MADISON, Wis. (AP) — Wisconsin’s Republican-controlled Legislature took mere seconds Tuesday to reject Democratic Gov. Tony Evers’ call to create a way for voters to get a chance to repeal the state’s 1849 abortion ban, even as Republican U.S. Sen. Ron Johnson voiced support for letting the people decide the issue.
The Wisconsin Senate convened for all of 15 seconds, to gavel in and adjourn, the special session called by Evers to pass a constitutional amendment that would create a pathway for an up or down vote on the state’s abortion ban.
The Assembly, also controlled by Republicans, took about 20 seconds to dispense with Evers’ call, over howls of complaints from about a dozen Democratic lawmakers, some wearing T-shirts that said “Abortion is health care.”
The move by Evers is the latest by Democrats in the battleground state to turn the Nov. 8 election into a referendum on abortion.
This is the 11th time Republicans have gaveled in and out of a special session called by Evers.
Here is the list of prior ones:
- Reproductive Rights/Healthcare Access – June 22, 2022
- Surplus Plan – Tax Cut – March 8, 2022
- School Funding – K-12, Special Ed, UW System, Technical College – July 27, 2021
- Badger Care Expansion – May 25, 2021
- Unemployment Insurance Modernization – January 19, 2021
- Use of Force by Law Enforcement – August 31, 2020
- All Mail Spring Election and 7th CD Special Election – April 4, 2020
- K-12 School Funding – February 11, 2020
- Agriculture Funding – January 28, 2020
- Gun Violence – November 7, 202
Evers has repeatedly used the tactic of calling special sessions on hot-button political issues, including gun control and expanding Medicaid, updating the state’s unemployment system to put Republicans on the spot. They have never acted on any of the special session calls, including one in June to repeal the state’s abortion ban.
But Evers’ opponent Tim Michels, Johnson and other Republicans are focusing instead on crime and public safety in arguing that Democrats have failed to keep the state safe.
“What people want to talk about (is) reducing crime, they want to talk about reducing inflation, they want to talk about getting more money in their pocket and they want better schools in Wisconsin,” Michels said at a campaign stop in Baraboo, Wis., when asked for his reaction to the Legislature’s action.
A Marquette University Law School poll last month showed both the state’s governor and Senate races to be about even, while a majority of voters support abortion rights. That same poll also showed crime and public safety to be issues of high concern among voters.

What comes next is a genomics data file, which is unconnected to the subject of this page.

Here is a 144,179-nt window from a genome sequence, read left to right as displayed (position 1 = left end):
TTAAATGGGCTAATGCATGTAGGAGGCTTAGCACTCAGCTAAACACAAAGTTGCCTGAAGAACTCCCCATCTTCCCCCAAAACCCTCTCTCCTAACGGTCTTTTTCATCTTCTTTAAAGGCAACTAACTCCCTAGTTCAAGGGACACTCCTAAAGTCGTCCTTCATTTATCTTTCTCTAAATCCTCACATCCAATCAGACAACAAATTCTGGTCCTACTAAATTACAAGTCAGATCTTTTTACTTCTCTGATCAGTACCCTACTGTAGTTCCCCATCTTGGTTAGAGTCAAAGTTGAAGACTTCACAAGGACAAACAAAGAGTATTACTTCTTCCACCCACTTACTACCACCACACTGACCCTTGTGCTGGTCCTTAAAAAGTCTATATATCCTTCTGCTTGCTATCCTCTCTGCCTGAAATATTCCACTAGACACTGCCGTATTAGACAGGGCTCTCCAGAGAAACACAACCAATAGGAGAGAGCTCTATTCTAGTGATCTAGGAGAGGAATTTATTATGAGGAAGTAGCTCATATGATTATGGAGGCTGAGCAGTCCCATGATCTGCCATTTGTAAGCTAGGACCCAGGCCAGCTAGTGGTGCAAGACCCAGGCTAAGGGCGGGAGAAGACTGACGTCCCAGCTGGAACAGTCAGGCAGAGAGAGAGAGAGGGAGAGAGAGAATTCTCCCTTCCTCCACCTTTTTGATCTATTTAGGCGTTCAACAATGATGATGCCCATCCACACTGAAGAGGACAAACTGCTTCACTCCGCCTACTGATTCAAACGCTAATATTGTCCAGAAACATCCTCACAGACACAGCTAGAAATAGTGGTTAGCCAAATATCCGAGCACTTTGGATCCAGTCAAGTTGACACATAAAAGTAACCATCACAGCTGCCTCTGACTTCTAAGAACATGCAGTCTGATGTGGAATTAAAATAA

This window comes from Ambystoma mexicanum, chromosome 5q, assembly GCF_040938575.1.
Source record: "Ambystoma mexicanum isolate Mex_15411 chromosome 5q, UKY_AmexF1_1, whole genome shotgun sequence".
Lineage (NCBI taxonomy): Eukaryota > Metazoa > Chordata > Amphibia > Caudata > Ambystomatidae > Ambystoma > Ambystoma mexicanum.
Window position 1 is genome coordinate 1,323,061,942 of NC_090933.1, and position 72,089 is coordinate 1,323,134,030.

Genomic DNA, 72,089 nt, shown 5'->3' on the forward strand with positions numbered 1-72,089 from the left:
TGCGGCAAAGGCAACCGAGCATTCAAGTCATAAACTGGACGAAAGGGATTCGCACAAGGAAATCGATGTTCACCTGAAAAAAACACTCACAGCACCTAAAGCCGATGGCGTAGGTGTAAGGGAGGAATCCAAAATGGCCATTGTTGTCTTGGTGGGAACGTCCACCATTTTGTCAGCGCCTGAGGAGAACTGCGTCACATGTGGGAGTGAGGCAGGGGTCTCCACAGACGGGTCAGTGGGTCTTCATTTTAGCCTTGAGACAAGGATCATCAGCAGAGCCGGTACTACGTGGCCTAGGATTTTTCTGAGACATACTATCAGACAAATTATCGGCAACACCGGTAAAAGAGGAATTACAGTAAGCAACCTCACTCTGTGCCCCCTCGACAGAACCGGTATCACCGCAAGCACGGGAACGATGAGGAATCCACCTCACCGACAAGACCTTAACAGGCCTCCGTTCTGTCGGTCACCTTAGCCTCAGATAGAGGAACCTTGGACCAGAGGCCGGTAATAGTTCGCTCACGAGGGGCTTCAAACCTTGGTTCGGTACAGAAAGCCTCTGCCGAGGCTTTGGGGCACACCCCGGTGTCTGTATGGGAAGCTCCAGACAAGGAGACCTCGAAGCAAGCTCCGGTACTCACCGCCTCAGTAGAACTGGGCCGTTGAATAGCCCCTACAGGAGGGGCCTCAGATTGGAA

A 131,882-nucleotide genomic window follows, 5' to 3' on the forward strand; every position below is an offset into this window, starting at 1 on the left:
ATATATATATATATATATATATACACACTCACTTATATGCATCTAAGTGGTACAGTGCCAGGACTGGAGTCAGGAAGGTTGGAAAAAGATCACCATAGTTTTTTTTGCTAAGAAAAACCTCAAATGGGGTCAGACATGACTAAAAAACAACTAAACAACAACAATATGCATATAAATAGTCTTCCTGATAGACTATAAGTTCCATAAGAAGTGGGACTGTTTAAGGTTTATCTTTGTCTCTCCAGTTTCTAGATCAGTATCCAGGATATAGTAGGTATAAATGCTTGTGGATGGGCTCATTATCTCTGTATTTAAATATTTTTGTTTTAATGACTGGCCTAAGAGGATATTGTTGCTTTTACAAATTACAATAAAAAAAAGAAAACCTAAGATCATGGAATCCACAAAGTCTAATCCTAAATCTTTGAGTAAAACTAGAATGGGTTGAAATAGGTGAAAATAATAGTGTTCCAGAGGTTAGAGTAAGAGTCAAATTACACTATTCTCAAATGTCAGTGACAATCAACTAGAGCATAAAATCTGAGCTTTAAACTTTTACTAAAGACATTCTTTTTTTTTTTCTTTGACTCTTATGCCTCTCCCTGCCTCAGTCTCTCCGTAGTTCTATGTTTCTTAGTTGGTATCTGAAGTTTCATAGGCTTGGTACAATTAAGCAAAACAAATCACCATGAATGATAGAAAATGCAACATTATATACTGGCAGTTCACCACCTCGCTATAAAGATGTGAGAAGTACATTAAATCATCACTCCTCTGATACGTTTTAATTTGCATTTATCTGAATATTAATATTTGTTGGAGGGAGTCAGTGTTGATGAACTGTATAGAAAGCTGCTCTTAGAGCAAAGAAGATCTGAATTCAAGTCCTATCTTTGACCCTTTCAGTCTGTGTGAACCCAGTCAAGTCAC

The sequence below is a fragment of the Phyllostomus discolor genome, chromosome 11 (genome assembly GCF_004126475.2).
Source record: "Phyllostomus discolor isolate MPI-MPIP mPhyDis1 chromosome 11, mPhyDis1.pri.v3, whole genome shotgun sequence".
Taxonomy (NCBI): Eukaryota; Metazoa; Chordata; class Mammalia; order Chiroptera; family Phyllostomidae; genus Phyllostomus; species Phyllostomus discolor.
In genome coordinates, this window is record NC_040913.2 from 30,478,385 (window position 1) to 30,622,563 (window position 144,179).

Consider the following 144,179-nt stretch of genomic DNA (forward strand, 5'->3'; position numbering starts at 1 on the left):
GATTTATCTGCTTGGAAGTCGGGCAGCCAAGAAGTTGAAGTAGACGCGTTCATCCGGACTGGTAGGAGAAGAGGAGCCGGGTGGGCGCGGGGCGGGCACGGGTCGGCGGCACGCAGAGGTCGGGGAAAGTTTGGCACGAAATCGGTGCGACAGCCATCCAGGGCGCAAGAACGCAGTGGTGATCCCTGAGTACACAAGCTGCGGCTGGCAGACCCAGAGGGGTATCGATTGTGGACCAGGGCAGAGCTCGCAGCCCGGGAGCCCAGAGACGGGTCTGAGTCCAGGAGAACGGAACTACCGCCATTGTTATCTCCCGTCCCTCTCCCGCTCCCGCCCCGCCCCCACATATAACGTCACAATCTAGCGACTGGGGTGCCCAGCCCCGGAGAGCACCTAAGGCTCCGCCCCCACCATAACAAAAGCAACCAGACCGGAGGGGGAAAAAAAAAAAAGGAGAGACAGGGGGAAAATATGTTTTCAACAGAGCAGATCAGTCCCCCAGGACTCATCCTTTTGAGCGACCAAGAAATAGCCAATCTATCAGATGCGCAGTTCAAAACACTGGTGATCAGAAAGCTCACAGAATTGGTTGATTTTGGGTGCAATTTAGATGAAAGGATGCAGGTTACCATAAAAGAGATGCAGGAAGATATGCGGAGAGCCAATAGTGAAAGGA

Kansas voters in August rejected a ballot measure that would have allowed the Republican-controlled Legislature to tighten restrictions or ban abortion outright. Michigan voters will decide in November whether to put the right to an abortion into the state constitution.
“We should give the people an opportunity to vote on these important issues,” Evers said after the Legislature rejected his proposal. “The people of this state should have the right to take a stand at the ballot box. But true to form, Wisconsin Republicans have refused to act. That’s not leadership. And that’s certainly not democracy.”
Wisconsin clinics stopped performing abortions after the U.S. Supreme Court overturned Roe v. Wade, as a legal fight plays out to determine whether the state’s 1849 abortion ban is in effect. evers’ opponent Michels repeatedly voiced support for the 1849 ban, which has no exceptions for rape and incest, during the Republican primary.
But last month, Michels reversed himself and said he would sign into law a bill granting exceptions for rape and incest.
Michels, at his campaign stop at the Square Tavern where he received the endorsement of the powerful Tavern League of Wisconsin, pledged to work with the Legislature on abortion-related issues.
Unlike other states, Wisconsin law does not allow voters or the Legislature to place referendums on the ballot.
Evers wanted the Legislature to approve a constitutional amendment that would allow voters to circulate petitions to place on the ballot proposals to reject laws passed by the Legislature and to enact new laws and constitutional amendments.
That could allow for a straight up or down vote on keeping the 1849 ban.
But Johnson came up with another approach Tuesday. He proposed a ballot measure with 10 possible answers that posed the question: “At what point does society have the responsibility to protect the life of an unborn child?” The options would range from the moment of conception to never.
Johnson did not say how he would get the question before voters, since it can’t be done now without a change to the constitution. He also did not address, or respond to a question seeking reaction, to the Legislature rejecting Evers’ plan that would have created a way to put before voters the questions Johnson wants answered.